Thursday, June 23, 2011

Velvet Underground 5: Max’s Kansas City

While their LPs weren’t huge sellers, many people who spoke fondly of the Velvet Underground over the years did so on the basis of their live performances. But without much label interest in a professional recording of their shows, it is therefore not surprising but fitting that the few that have been released officially are essentially bootleg quality, with one exception, which will be discussed eventually.
The first live release was both historic and contractual. The band kept busy during the New York Loaded sessions by playing a residency at Max’s Kansas City. While Maureen Tucker had to sit out due to her pregnancy, Doug Yule’s kid brother Billy played drums. One show was captured on a portable cassette recorder by a friend of the band, and as chance would have it, it was also Lou Reed’s last show before quitting. Scene hanger-on Danny Fields pounced on the tape and managed to sell it to the Cotillion label, who suddenly had a defunct band on their roster.
Hence, Live At Max’s Kansas City became something of an official farewell album, touching on all aspects of the band’s work, including such surprising inclusions as “Sunday Morning” and “After Hours”, punctuated by Lou’s wistful introductions and the sound of poet rocker Jim Carroll ordering drinks between songs. It’s more historic than definitive, since the only original members were Lou and Sterling Morrison, and Doug Yule was under the impression he was in just another rock ‘n roll band instead of one of the more seminal entities in the pantheon.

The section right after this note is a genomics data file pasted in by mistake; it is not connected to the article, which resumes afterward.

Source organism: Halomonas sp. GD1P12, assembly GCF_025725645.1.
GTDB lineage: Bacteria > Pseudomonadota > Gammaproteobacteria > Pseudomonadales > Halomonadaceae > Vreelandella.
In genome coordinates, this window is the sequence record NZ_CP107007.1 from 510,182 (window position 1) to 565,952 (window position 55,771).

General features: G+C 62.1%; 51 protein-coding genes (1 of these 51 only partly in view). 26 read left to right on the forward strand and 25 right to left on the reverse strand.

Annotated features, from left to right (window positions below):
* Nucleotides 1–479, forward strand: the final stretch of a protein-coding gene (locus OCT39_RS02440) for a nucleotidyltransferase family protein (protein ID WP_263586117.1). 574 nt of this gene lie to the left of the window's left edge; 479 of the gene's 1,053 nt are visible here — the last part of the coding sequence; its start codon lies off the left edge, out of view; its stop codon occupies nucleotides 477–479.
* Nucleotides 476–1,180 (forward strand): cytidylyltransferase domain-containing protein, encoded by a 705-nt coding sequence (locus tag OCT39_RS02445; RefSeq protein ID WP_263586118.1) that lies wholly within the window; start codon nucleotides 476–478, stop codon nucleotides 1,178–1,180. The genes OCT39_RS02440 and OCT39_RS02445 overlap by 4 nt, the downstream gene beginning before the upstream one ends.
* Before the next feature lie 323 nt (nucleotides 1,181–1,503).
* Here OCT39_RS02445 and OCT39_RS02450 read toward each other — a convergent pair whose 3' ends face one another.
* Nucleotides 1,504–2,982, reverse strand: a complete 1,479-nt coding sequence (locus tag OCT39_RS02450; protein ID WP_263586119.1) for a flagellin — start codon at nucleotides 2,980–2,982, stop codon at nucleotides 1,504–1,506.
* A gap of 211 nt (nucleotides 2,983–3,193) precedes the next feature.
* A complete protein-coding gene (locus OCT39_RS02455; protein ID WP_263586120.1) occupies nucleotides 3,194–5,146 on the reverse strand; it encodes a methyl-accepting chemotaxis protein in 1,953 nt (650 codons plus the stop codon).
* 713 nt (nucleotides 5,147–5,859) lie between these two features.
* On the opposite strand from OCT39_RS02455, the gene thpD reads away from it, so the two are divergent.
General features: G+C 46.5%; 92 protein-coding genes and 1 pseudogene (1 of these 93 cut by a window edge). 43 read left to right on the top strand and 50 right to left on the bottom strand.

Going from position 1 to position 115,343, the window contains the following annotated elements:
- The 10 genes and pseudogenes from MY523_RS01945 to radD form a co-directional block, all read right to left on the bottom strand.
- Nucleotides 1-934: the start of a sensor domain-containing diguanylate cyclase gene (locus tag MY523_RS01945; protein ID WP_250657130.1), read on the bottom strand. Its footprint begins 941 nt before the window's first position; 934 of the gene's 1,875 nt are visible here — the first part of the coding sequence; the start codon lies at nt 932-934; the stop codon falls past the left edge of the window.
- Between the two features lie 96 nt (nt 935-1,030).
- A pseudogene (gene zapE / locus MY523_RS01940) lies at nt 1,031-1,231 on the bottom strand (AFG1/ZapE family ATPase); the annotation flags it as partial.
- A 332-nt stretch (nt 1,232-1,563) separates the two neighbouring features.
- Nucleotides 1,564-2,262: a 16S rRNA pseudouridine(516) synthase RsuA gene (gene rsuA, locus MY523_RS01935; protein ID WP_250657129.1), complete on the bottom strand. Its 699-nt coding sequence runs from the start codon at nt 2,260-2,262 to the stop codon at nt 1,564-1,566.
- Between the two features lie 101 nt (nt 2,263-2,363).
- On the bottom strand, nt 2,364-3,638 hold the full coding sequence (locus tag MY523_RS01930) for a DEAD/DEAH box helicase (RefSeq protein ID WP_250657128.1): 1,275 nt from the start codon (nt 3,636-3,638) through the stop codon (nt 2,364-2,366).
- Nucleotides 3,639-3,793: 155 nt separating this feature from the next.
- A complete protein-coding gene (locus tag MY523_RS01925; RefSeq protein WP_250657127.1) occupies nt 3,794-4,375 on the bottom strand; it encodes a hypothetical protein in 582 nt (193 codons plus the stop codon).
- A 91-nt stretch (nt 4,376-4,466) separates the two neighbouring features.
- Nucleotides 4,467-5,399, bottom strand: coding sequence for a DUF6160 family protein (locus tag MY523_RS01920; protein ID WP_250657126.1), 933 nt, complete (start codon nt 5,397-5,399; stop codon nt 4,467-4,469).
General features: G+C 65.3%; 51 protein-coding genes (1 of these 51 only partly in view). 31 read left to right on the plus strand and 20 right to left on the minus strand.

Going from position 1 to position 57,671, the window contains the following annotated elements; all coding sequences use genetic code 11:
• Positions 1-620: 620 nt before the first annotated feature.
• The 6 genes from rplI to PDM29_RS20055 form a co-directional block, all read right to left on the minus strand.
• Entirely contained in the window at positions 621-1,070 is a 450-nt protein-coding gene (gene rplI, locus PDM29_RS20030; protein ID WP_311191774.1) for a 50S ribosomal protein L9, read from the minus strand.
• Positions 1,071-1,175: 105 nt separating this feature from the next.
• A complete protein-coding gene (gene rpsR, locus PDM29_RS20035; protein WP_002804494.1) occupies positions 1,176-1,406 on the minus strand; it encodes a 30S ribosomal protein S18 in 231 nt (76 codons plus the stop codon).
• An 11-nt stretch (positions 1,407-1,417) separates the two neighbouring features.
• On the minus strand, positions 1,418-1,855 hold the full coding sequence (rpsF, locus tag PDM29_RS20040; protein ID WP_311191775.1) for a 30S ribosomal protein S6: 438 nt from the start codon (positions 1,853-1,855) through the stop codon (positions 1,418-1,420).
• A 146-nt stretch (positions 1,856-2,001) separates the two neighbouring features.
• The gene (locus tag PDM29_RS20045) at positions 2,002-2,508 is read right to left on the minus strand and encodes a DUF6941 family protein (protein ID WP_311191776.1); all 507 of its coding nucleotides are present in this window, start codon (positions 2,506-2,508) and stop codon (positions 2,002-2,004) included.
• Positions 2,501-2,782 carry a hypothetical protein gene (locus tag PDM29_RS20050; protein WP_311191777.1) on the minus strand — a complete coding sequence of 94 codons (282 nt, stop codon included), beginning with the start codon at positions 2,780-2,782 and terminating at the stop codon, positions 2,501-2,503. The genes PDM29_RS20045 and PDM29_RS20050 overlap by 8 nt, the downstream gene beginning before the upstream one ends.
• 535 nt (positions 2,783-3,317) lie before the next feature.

Some 32 years later Rhino reissued an expanded edition of the album, including all of both sets from that night in their original sequence. While the squeak of Billy Yule’s kickdrum pedal is even more pronounced in the digital format, the kid wasn’t a bad drummer, and certainly knew the tunes, even the more obscure ones. There’s even more emphasis on the slow tunes, though to this day we can’t hear an augmented chord anywhere in “Femme Fatale”, no matter what Lou says. (Stay tuned at the end of the second disc for a hilarious Atlantic promo ad for the album.) A slightly truncated sequence of the expanded album was included in the “Re-Loaded” anniversary edition of Loaded, and was released on its own a year later for no reason except to offer it in a cardboard sleeve.

The Velvet Underground Live At Max’s Kansas City (1972)—3
2004 Deluxe Edition: same as 1972, plus 8 extra tracks
2016 expanded version: same as 2004, minus 3 tracks

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